You can start by visiting some of the platforms on the PLN image above, especially #etmooc and Twitter #etmooc. Find Twitter users that resonate with you through Twitter chats, and then follow, comment, and connect on their blogs. [How to Twitter Chat]

So, what would you add?   What did you learn about Connected Learning from #etmooc?



 

Resources:

About ETmooc, created by Alec Couros

Topic One Post #ETmooc Google Plus: Overwhelmed

Going Deeper: Making Meaning Vialogue (@bhwilkoff @thecleversheep )

Rodd Lucier’s socialcam post, “Like Spokes on a Wheel.”

Coalesced Connections (embedded Vialogue)

Clarifying ETmooc

The Fellowship of the Open Spokes

ETmooc Community

About Connected Learning

Personal / Professional Learning Neighborhood (PLN) from @bhwilkoff

2013 Build Your Neighborhood info from @thecleversheep and Silvia Tolisano @langwitches

2014 Reflection

My 2013 Personal Learning Neighborhoods

Twitter chats

How to Twitter Chat


 

Thank you to all the people I’ve met and continue to connect with from #etmooc and #clmooc.


 

#TribeofBloggers Challenge #etmooc

A Tweet:

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Do you want to blog, but time gets away from you?  That’s my issue — making time. Here’s a challenge anyone can accept:  Twice monthly blogging challenge.

I’m so glad I dipped into the twitter stream to see Jennifer’s tweet. A challenge creates commitment.

Let’s do it!

Challenge tossed to #etmooc in anticipation of our upcoming anniversary.  How about it?

#140WC #etmooc

#etmooc: Educational Technology & Media massive open online course occurred two years ago! And yet, the relationships built during that experience are still strong. Tonight [December 3, 2014], we Twitter chatted [ here’s the storify]. We are still drawn by the power of the #etmooc experience — learning and sharing, trying and growing together.

The group even started a PostEtmooc community, but then brought it back to the main group again #etmooc. We learned that together we can succeed. We learned that together, sharing openly, we share a humanness that thrives on the Internet. Yes — online! Across and around the world. Some joined together to create smaller Moocs for their own staff, some stay connected in smaller projects. Some formed a blog reading group. Many stay connected via Twitter and the #etmooc community. The #etmooc group came together in September to “Hang Out” and plan twitter chats and more “Hang Outs” during the next year.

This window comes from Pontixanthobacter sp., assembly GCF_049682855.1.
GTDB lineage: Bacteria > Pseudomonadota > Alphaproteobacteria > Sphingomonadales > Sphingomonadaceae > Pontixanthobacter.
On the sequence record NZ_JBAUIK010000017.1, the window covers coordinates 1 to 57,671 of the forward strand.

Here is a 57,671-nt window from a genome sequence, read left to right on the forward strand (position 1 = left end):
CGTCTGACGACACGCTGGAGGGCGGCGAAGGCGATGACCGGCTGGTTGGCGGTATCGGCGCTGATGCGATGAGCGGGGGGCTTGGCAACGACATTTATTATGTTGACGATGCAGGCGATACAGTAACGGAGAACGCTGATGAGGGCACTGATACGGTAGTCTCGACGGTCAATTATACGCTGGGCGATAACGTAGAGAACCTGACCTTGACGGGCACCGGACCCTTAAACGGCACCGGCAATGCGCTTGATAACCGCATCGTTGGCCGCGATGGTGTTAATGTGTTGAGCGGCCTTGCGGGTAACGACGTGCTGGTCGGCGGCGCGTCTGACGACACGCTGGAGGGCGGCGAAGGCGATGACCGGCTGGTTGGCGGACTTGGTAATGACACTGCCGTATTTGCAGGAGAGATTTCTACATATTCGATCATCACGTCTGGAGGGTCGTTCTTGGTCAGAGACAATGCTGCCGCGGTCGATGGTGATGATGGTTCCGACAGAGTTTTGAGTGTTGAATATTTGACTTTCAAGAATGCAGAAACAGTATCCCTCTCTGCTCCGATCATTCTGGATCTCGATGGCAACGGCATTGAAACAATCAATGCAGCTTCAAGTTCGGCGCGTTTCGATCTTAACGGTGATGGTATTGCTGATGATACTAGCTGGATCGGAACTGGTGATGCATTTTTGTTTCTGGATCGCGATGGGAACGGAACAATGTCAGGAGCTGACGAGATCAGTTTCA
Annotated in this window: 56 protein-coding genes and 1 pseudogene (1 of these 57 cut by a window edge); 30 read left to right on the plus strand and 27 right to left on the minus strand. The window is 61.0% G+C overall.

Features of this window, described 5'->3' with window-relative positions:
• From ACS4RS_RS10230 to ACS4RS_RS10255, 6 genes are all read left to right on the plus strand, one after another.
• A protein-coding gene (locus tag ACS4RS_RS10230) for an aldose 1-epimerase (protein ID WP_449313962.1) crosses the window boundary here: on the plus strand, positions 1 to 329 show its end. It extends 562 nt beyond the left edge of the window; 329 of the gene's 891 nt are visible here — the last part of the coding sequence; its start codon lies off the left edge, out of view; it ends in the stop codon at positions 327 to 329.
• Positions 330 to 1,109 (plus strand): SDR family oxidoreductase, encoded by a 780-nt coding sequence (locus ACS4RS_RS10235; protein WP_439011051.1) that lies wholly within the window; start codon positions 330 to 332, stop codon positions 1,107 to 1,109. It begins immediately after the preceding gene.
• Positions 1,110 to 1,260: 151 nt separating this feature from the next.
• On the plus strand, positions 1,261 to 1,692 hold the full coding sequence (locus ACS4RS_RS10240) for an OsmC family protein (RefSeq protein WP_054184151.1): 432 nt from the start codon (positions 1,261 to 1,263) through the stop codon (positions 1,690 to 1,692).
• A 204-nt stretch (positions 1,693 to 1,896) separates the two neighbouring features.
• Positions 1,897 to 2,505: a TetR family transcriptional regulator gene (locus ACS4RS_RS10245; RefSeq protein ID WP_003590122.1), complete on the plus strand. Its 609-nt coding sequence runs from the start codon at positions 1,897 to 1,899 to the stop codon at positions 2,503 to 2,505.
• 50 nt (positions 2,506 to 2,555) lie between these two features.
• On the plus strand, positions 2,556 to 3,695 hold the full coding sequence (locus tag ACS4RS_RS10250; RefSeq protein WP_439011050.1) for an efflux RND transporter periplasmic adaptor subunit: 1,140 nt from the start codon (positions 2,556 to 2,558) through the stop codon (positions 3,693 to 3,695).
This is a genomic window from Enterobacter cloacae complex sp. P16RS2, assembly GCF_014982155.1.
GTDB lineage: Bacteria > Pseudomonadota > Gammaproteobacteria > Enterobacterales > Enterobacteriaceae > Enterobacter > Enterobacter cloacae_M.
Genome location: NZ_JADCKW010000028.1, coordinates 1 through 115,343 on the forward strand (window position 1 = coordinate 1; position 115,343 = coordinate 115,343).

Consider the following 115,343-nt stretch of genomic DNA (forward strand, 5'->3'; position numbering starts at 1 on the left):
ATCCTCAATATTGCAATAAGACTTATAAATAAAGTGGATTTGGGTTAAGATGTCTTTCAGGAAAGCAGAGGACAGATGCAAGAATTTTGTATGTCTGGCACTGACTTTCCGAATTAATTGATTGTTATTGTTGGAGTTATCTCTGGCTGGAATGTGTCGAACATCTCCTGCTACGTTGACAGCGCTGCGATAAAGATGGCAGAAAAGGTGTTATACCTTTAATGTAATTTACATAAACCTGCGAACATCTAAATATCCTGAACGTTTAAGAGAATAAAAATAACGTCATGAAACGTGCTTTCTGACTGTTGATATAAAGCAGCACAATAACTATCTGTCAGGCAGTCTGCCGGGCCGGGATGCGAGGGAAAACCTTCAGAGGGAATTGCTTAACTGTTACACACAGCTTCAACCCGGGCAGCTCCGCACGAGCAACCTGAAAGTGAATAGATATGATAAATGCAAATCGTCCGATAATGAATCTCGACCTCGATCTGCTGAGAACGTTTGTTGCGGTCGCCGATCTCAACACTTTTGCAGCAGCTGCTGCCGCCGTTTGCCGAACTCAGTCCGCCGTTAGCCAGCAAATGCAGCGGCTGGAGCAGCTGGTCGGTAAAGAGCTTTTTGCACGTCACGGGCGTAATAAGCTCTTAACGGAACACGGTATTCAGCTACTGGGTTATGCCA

What did they learn? How Educational Technology can connect learners into a powerful community. Why? The world is changing… Here’s a thought on #etmooc and student agency and here’s one on the one-year anniversary.

The members are from all over the world, and are teachers at all levels, counselors, administrators, parents.. and we’re still learning together!

Be part of it!  Follow both #connectedlearning and #etmooc on twitter!  To learn more about connected learning, see Why Connected Learning.

Will you join us?

WC: 235

Join the #140WC Challenge

 

Rhizome: Grow, nurtured together #etmooc

Photo Credit: Frank Vincentz CC3.0

Photo Credit: Frank Vincentz CC3.0

Rhizomatic Learning:

I sense so I grow; I need, so I grow; I grow, so I discover; I discover, so I connect; I grow, so I share what I am; I intertwine, so I choose; I choose, so I communicate; I am one rhizome among many, nurtured to grow and learn together in a community of individuals and associations, interconnecting and reshaping both the neighborhoods and the self.

In #etmooc, I listened to Dave Cormier‘s presentation and later listend to his EdTechTalk and read resources by Christina Hendricks, which I found through my new friend, Linda Pemik. I’m not sure how Linda’s work on her blog and Google Plus led me to those resources, but they did, and I thank her.

And, to me, that’s the point. When I listened to Dave Cormier’s presentation, I thought: that’s what I’m grappling with in the classroom. My students, and I think students today, at least the ones who “don’t do school,” learn in this exploratory, discovery, and self-propelled way, in spite of our over-directing with required learning. To engage them, I need to tap into their personal learning journeys.

I’ve been musing over this for last week or so, this organic learning I see within my classroom. I review:

Dave’s Comments
My Comments

My Notes on Dave’s Comments

5 things

1 The best learning prepares people for dealing with uncertainty

2 The community can be the curriculum — learning when there is no answer

3 The rhizome is a model for learning for uncertainty

4 rhizomatic learning works in the complex domain

5 students need to be responsible for their own learning (and the learning of others)

My Comments

Uncertainty is the state of life in this community; my student will succeed when they can adapt, which they don’t often. Our work together inspires when we gather as a community of learners for some question or activity the students suggest or accept, and so they feel the responsibility to participate. So when the sixth grade students know that the fifth grade students need help learning Google Apps and being safe online, they jump in to create, design, and teach a curriculum they create based on their experiences. While last year I developed a process for this, this year’s student have proceeded on their own based on their past experiences. The flow of project development is much more organic and more engaging than in the past.

My Notes on Dave’s Comments

If confronted with a challenge, will be able to work through it. Community: build and talk and share and interact — the learning process.

My Comments